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‘Hope’ is an invigorating word that should be high in every writer’s lexicon. Hope that an agent, then a publisher, then the reading public will like their story. ‘Belief’ is another sustaining word. Belief that after countless hours at a desk that same agent, publisher, and public will indeed revel in the story woven from the writer’s research and imagination.

I have been working on a novel which was to be the first of a trilogy – the second and third are written and published – Fireburn and Transfer. Thank you, OC Publishing, and thank you for believing in me enough to agree to publish the next – with a working title of Emancipation. A hopeful title. It was only later, when I envisaged three spines standing side by side that I realised they would read EFT which, depending on how one’s mind works, could be either a juvenile newt or an electronic funds transfer. Neither very catchy for a boxed set, but I hoped readers would get over that.

Emancipation started with the Portuguese royal family’s arrival in Brazil after fleeing Napoleon’s encroaching army. It told how Anna Clausen’s grandfather accompanied the Prince Regent to Rio and how, as a consequence, he came into his fortune which, in turn, lead to Anna’s Fancy, his sugar plantation on St Croix in the Danish West Indies. It was a hopeful book because it revolved around the ‘rightness’ of emancipation. On reflection, I should have called the book Manumission. I don’t think there is an anagram for MFT.

The title is however a moot point.

I knew I could write about freedom. I know I can write about violence. What I hadn’t realised was that I would struggle to write about sustained cruelty. Graham Greene said that in order to write dispassionately, “A writer must be able to retain a splinter of ice in the heart.” Barry Unsworth in Sacred Hunger was able to delve into the tragedy of slavery and write a riveting book. Marlon James did the same in The Book of Night Women. Whilst not putting myself into the same lofty realms of either author, I have found that Apple Gidley cannot retain that splinter on certain subjects. Part of me is pleased. I don’t want to become inured to horror.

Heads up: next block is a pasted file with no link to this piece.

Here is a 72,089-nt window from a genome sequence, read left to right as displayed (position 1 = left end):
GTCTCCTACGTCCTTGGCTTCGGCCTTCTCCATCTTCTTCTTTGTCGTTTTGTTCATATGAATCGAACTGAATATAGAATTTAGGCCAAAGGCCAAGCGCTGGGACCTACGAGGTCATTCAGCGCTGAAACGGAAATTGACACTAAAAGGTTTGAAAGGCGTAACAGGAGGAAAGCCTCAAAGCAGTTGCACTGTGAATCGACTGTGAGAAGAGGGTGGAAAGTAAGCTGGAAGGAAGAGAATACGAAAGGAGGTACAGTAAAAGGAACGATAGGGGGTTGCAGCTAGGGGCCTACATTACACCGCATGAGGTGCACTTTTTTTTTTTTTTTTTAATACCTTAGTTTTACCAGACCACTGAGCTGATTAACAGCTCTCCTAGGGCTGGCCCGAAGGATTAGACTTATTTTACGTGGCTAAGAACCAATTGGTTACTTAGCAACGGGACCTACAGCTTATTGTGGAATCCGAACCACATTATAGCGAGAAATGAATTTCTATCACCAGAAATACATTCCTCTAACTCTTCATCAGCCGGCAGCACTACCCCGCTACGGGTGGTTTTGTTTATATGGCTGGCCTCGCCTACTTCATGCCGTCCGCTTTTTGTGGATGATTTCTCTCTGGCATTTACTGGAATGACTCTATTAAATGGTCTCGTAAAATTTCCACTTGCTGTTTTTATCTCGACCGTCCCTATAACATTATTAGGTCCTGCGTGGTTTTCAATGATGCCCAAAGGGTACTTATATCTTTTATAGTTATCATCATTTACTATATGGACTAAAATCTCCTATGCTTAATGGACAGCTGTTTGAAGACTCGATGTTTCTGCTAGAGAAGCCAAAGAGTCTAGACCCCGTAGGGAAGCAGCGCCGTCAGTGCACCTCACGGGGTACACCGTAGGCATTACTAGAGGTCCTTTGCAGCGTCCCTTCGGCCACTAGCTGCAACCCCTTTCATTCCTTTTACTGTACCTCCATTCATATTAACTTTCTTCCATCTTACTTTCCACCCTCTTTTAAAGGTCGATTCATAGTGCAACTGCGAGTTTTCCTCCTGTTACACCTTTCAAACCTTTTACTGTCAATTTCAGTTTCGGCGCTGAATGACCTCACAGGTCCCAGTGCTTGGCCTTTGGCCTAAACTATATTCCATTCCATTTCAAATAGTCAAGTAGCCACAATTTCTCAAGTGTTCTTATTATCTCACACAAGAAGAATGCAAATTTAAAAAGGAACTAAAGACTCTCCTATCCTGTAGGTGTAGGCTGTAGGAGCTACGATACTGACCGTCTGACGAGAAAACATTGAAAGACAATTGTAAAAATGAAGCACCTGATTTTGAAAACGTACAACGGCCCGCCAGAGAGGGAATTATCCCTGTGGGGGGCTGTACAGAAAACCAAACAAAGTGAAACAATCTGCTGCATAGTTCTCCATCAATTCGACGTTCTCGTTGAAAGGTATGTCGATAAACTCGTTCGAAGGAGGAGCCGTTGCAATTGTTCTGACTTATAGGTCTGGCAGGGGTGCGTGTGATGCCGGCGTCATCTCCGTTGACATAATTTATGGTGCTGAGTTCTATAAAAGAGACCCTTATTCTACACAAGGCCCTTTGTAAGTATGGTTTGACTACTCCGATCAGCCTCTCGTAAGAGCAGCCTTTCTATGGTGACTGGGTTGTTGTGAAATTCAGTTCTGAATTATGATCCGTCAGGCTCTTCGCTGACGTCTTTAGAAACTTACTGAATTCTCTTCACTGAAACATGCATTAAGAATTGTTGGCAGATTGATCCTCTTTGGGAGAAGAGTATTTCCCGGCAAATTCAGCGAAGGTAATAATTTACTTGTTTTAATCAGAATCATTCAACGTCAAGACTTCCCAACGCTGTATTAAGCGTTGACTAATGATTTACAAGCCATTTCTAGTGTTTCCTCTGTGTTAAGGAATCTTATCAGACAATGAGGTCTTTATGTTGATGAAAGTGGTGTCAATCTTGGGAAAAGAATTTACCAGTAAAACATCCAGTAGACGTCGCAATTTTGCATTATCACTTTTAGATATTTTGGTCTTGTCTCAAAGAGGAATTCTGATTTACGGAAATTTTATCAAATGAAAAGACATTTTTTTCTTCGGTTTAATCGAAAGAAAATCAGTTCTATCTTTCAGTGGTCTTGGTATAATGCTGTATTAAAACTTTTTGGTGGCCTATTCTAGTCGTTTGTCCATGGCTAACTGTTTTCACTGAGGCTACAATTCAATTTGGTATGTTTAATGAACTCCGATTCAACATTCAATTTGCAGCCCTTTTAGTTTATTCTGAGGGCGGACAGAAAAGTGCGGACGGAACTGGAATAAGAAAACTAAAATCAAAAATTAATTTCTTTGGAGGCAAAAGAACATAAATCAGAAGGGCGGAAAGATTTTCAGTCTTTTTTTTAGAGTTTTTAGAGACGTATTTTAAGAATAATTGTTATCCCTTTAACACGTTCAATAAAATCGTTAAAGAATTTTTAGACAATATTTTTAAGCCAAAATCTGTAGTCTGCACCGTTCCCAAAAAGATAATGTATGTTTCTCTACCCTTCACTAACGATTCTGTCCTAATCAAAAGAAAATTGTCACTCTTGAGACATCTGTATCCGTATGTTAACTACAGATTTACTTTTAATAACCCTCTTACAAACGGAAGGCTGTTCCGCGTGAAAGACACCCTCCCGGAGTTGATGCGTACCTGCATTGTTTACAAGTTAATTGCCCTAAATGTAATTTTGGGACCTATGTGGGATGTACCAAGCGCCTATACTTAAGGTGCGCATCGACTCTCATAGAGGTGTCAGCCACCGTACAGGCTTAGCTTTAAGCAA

My books are character driven. As I research, characters form. Their backstory becomes part of the plot in minute ways. For example, Anna’s favourite colour is yellow because it reminds her of the glow of the Caribbean sun, or the centre of a white frangipani, and it brings her joy. The character’s foibles, their idiosyncrasies, make them real to me and, hopefully, the reader.

Every story needs tension, so not all characters have to be likable but I have to care about the majority of them. The coffee mat on my desk, courtesy of my son, reads, “Please do not annoy the writer, she may put you in a book and kill you.” It’s true. I had great pleasure killing off Anna’s husband, Carl, in Fireburn, but I can’t murder everybody – I’d be writing slasher novels and not historical fiction. 

And that brings me back to hope. Emancipation was truly a time of hope but the more I wrote the less hopeful I felt. That could be a product of what is happening in America today. I’ve been immersed in writing about the issues of racial inequality 200 years ago, and here we are in 2020 seeing how relatively little has changed and it has made me sick to my stomach. I am well aware I’m not alone in that feeling. An email from an African American friend has been churning in my head the last couple of days. After the outrage in Minneapolis he asked, “Where is God when you need him?” He then asked me to excuse his rage. He is indeed a gracious man, always, but particularly in the face of current events when hope seems hard to come by.

That all sounds pretentious. I don’t mean to be. The Swiss-born, British philosopher, Alain de Botton, says “The difference between hope and despair is a different way of telling stories from the same facts.” I was at the despair stage.

So, this morning I wrote to my publisher and said Emancipation is no more. Then I filed all my research notes and put away reference books that have been stacked on my desk, sticky tags in varying colours forming a frill on each book. Usually the process makes me a little sad. A year invested in my characters, my imagination, shelved, but today I felt relief.